As stated earlier, the prosecution case in relation to persecution was based largely upon the same actions and incidents which formed the basis of the other charges in the case. At this stage, therefore, it is necessary to refer only to the charge of persecution as it was based upon the charges which have already been established, plus one further issue raised, that of persecution based upon what was alleged to be the deportation and expulsion of the non-Serb detainees from the KP Dom.
The Trial Chamber has been satisfied that the imprisonment of the non-Serb detainees, and the living conditions to which they were subjected (which constituted inhumane acts and cruel treatment), were carried out with the intent to discriminate against the non-Serb detainees on religious or political grounds. Accordingly, persecution upon the basis of these underlying offences was found to be established, and the accused has been found to be individually responsible as an aider and abettor to the principal offenders who committed the underlying offences. In the exercise of its discretion, the Trial Chamber did not also enter a conviction based upon the accused’s responsibility as a superior for the living conditions, constituting inhumane acts and cruel treatment, found to have been committed on discriminatory grounds.
The Trial Chamber has been satisfied that only two detainees were beaten on discriminatory grounds so as to amount to persecution. One of the beatings amounted to an inhumane act and cruel treatment. The other amounted to torture, but the accused was not found guilty of torture. His responsibility for these two incidents as acts of persecution is therefore in each case a responsibility as a superior for persecution on the basis of inhumane acts and cruel treatment.
In relation to the additional issue raised, that of persecution based upon the deportation and expulsion of the non-Serb detainees from the KP Dom, the Trial Chamber has not been satisfied that the detainees who had been transferred from the KP Dom had crossed a national border or, where it was satisfied that they had done so, the Trial Chamber was not satisfied that their deportation was forced. Accordingly, without the establishment of the underlying allegations of deportation and expulsion, the allegation could not be used to support a charge of persecution against the accused.
The convictions which will therefore be entered against the accused are for the crimes of:
(i) persecution as a crime against humanity based upon –
(a) imprisonment and inhumane acts (that is, the living conditions), for his individual responsibility, and
(b) two of the beating incidents, as a superior;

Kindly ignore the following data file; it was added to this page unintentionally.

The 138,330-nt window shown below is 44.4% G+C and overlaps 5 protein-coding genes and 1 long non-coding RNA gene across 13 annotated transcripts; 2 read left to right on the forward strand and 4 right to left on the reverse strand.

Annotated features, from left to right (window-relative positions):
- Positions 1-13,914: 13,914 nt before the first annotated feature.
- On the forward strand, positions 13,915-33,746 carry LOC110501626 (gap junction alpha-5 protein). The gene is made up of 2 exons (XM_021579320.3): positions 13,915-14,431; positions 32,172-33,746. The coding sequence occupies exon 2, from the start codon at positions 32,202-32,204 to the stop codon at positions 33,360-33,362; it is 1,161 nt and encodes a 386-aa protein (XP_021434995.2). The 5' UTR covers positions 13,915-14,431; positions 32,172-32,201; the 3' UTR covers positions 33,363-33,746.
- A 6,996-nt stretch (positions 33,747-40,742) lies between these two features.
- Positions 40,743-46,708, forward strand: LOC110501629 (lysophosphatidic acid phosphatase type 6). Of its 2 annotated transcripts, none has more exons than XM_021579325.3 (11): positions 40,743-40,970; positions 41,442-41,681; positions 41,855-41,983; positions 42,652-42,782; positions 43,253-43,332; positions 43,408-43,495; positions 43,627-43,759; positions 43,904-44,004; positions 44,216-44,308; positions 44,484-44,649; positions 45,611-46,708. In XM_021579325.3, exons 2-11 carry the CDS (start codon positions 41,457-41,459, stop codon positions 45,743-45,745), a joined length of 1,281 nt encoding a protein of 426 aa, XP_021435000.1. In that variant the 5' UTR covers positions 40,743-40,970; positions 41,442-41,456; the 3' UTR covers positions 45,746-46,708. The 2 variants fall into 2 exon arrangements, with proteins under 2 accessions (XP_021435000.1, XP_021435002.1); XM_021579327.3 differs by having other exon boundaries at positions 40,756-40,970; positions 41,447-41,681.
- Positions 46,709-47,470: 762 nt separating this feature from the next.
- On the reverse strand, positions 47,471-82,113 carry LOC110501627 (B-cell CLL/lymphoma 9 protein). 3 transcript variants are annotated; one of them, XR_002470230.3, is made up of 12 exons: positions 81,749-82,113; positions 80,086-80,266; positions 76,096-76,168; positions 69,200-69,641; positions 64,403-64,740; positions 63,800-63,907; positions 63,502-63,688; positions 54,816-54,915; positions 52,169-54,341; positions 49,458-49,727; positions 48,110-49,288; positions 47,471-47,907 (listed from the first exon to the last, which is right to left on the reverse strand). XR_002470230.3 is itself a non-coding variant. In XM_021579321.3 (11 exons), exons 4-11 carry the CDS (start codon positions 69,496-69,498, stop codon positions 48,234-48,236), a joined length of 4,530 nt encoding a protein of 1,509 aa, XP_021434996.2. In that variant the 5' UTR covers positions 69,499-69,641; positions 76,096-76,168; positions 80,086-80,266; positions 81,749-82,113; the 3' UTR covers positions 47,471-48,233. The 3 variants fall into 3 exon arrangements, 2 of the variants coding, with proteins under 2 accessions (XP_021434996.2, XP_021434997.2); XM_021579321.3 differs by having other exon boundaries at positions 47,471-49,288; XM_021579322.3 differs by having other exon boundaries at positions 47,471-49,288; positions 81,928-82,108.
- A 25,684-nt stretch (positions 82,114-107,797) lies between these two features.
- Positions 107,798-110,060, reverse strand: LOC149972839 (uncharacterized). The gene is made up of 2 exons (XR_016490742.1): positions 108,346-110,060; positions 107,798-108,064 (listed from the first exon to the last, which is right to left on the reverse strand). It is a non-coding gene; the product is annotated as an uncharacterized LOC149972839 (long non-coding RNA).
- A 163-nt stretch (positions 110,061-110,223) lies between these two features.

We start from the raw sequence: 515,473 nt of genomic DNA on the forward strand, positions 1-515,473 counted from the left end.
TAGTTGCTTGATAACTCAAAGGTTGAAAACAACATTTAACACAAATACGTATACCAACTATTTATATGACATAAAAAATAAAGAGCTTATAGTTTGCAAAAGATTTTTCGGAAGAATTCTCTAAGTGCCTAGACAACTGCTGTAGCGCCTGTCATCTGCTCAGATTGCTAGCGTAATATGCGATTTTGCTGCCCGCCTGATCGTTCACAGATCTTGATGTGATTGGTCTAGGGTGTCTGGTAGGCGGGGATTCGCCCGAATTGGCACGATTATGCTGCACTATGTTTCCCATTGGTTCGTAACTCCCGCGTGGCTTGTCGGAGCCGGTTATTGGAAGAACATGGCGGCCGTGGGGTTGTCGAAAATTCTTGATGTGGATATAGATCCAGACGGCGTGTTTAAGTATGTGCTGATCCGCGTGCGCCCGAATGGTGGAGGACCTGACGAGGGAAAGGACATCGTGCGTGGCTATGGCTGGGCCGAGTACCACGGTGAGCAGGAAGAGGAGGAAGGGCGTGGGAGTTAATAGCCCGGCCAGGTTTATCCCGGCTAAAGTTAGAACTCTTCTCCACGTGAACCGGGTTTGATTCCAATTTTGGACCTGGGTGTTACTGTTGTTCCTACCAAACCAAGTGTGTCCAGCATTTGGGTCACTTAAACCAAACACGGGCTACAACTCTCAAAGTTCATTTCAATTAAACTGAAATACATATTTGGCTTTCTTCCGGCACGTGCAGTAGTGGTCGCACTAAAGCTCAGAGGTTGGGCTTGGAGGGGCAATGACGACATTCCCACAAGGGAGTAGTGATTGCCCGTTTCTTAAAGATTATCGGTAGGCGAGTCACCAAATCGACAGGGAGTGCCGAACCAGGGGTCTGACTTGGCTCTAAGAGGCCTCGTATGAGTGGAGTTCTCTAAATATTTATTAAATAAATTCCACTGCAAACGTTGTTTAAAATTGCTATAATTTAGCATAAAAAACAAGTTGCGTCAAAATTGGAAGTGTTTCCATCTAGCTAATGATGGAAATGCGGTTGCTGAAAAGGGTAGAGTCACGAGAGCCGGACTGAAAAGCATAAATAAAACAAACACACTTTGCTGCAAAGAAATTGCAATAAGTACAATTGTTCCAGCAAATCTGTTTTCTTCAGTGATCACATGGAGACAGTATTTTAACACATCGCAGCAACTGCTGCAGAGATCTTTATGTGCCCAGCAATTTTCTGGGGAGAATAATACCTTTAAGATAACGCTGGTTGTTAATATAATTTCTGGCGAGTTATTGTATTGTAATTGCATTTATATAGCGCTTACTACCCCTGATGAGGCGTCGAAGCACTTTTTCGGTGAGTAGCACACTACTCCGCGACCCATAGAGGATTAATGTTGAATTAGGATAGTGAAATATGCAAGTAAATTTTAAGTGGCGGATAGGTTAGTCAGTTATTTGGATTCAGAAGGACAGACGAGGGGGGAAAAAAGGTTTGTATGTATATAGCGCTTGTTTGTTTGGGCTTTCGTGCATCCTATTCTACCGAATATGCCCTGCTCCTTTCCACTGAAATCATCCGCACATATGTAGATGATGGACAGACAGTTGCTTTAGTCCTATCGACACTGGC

(ii) inhumane acts as a crime against humanity based upon the beatings, as a superior;
(iii) cruel treatment as a violation of the laws or customs of war based upon the beatings, as a superior; and
(iv) cruel treatment as a violation of the laws or customs of war based upon the living conditions, for his individual responsibility.
Subsumed in those findings of guilt of individual responsibility for persecution, but not made the subject of cumulative convictions, are findings that the accused was individually responsible for imprisonment and inhumane acts as crimes against humanity.
The Trial Chamber has adhered to all of the formal requirements laid down for sentencing. They are discussed more fully in the judgment. Its overriding obligation has been that of fitting the penalty to the individual circumstances of the accused and to the gravity of the offences for which he has been found responsible. The Trial Chamber has taken into account the particular vulnerability of the direct victims, the length of time over which the crimes continued during the accused’s tenure as warden of the KP Dom, and the extent of the long term physical, psychological and emotional suffering of those victims.
The accused has expressed no regret for the part he played in the commission of these crimes, and only insubstantial regret that the offences had taken place. This has been a case in which the accused chose to bury his head in the sand, and to ignore the responsibilities and power which he had as warden of the KP Dom to improve the situation of the non-Serb detainees. The sentence in this case is intended to make it clear to others who (like the accused) seek to avoid the responsibilities of command which accompany the position which they have accepted that their failure to carry out those responsibilities will still be punished.
On the other hand, the Trial Chamber has also taken into account the fact that the accused, prior to his appointment as warden of the KP Dom, had been employed as a mathematics teacher for most of his working life. He was not well experienced, and perhaps not well suited, for the task which he undertook. Moreover, unlike other persons who filled roughly similar positions as the accused did and who have been dealt with by this Tribunal, his participation in these crimes was limited to his aiding and abetting the criminality of others. Even then, his encouragement to those who did participate in these crimes was largely by reason of his inaction, his failure to exercise his powers as warden despite his knowledge that the crimes were being committed. There was also some evidence that the accused did act to help individual detainees who had approached him with particular requests, and of attempts by the accused to improve the condition of all detainees by securing more food for the KP Dom.
The accused is accordingly convicted of the crimes charged in –
Count 1 – persecution as a crime against humanity (based upon imprisonment, living conditions and beatings), both for his individual responsibility and as a superior;
Count 5 – inhumane acts as a crime against humanity (based upon beatings), as a superior;
Count 7 – cruel treatment as a violation of the laws or customs of war (based upon beatings), as a superior; and
Count 15 – cruel treatment as a violation of the laws or customs of war (based upon living conditions), for his individual responsibility.
The accused is acquitted of the crimes charged in Counts 2, 4, 8, 10, 11, 13, 16 and 18.
Milorad Krnojelac, you are sentenced to a single sentence of imprisonment for seven and a half years. You are entitled to credit towards service of that sentence for the period of three years and nine months you have spent in custody, together with any period you will serve in custody pending the President’s determination as to the State where the sentence is to be served. You are to remain in custody until such determination is made.